25 Q. We have established from this document that

  7. 1 he is the assistant Minister of Defence. From the time

    2 he became the assistant Minister of Defence, and let's

    3 just put it up until the time you went to this

    4 swearing-in ceremony, November/December of 1992. Did

    5 you receive any orders from Major General Praljak who

    6 was, at that time, an HV General?

    7 A. From November '92 to December '92, if that is

    8 what you're asking about, which is my understanding, as

    9 far as I know, he did not issue any orders. He may

    10 have, but if he did so I do not recall now.

    11 Q. Let me show you a document, General.

    12 THE REGISTRAR: This is Exhibit 597, 597A for

    13 the French version, and 597B for the English version.

    14 MR. KEHOE:

    15 Q. If you could take some time and review that

    16 document, General.

    17 JUDGE JORDA: Perhaps we can speed up things

    18 a little.

    19 General Blaskic, you've seen this order.

    20 It's not too long. We can go through it quickly.

    21 Mr. Prosecutor, what is your question?

    22 MR. KEHOE: Yes.

    23 Q. Now, General, having reviewed this document,

    24 four days after Major General Praljak appears as the

    25 deputy minister of defence at a talk with the United

  8. 1 Nations, he executes an order on the 6th of November,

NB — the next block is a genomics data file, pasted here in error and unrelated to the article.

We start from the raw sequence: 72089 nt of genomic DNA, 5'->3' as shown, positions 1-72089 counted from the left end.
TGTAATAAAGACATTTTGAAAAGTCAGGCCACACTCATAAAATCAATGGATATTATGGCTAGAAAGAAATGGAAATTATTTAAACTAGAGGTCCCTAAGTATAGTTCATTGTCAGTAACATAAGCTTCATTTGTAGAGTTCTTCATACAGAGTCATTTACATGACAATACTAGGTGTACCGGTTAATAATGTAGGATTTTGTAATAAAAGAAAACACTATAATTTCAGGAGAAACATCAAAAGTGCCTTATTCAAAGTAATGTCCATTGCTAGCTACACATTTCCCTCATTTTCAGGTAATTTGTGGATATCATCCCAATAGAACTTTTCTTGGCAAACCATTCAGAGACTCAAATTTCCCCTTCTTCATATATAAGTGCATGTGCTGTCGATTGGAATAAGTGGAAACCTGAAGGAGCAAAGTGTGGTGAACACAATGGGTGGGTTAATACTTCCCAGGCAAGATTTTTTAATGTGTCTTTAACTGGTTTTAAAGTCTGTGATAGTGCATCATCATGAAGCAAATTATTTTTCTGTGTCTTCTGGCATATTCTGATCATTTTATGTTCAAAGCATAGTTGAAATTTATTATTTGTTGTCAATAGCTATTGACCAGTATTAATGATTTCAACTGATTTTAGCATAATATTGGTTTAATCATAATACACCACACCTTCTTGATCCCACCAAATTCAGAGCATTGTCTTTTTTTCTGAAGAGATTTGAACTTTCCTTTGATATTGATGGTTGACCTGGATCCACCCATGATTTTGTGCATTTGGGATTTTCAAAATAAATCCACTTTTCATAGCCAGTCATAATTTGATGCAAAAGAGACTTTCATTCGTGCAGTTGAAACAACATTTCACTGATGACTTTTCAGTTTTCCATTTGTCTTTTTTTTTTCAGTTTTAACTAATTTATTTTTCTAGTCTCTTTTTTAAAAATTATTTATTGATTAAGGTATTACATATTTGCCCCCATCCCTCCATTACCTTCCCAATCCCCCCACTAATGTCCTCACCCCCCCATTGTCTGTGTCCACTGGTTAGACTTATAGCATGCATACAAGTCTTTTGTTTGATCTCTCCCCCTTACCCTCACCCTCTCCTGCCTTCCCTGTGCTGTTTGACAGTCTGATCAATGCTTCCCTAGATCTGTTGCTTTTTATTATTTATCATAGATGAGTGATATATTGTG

2 1992 on HVO letterhead, doesn't he?

    3 A. On the paper with the HVO stationery, I see

    4 it, but I see that document for the first time. I see

    5 the joint command of the BH army and the HVO. I also

    6 note that in November 1992, the joint command was

    7 established by the minister of defence of the Republic

    8 of Bosnia and Herzegovina.

    9 Q. General, in Mostar, while he was an HV

    10 General, Slobodan Praljak issues this order to all

    11 members of the HVO and the BH army; isn't that correct?

    12 A. This is what it says in this document, yes.

    13 Q. Now, General, while Slobodan Praljak was an

    14 HV General, did he issue orders to any units in your

    15 area in the Central Bosnia Operative Zone?

    16 A. As far as I know, he did not issue orders to

    17 the units in Central Bosnia.

    18 Q. Let's look at Defence Exhibit 250. Now,

    19 General, this is a Defence document that I'm sure

    20 you've seen. I want to direct your attention to the

    21 bottom of page 2 in the B/C/S/ version, and it reads as

    22 follows:

    23 "Following the order of major general

    24 Slobodan Praljak --"

    25 Do you see that, General? Now, this is a

  9. 1 document that was introduced by the Defence as a

    2 recitation on Vitezovi activity, dated 18 February,

    3 1994. One of the notations that I just pointed out to

    4 you reads as follows:

    5 "Following the Order of major general

    6 Slobodan Praljak, issued on 19 November 1992, the Order

    7 no. 1-108/92 was issued, sending a formation of the PPN

    8 'Vitezovi' under the command of captain Berislav

    9 Sapina to battle actions in the area of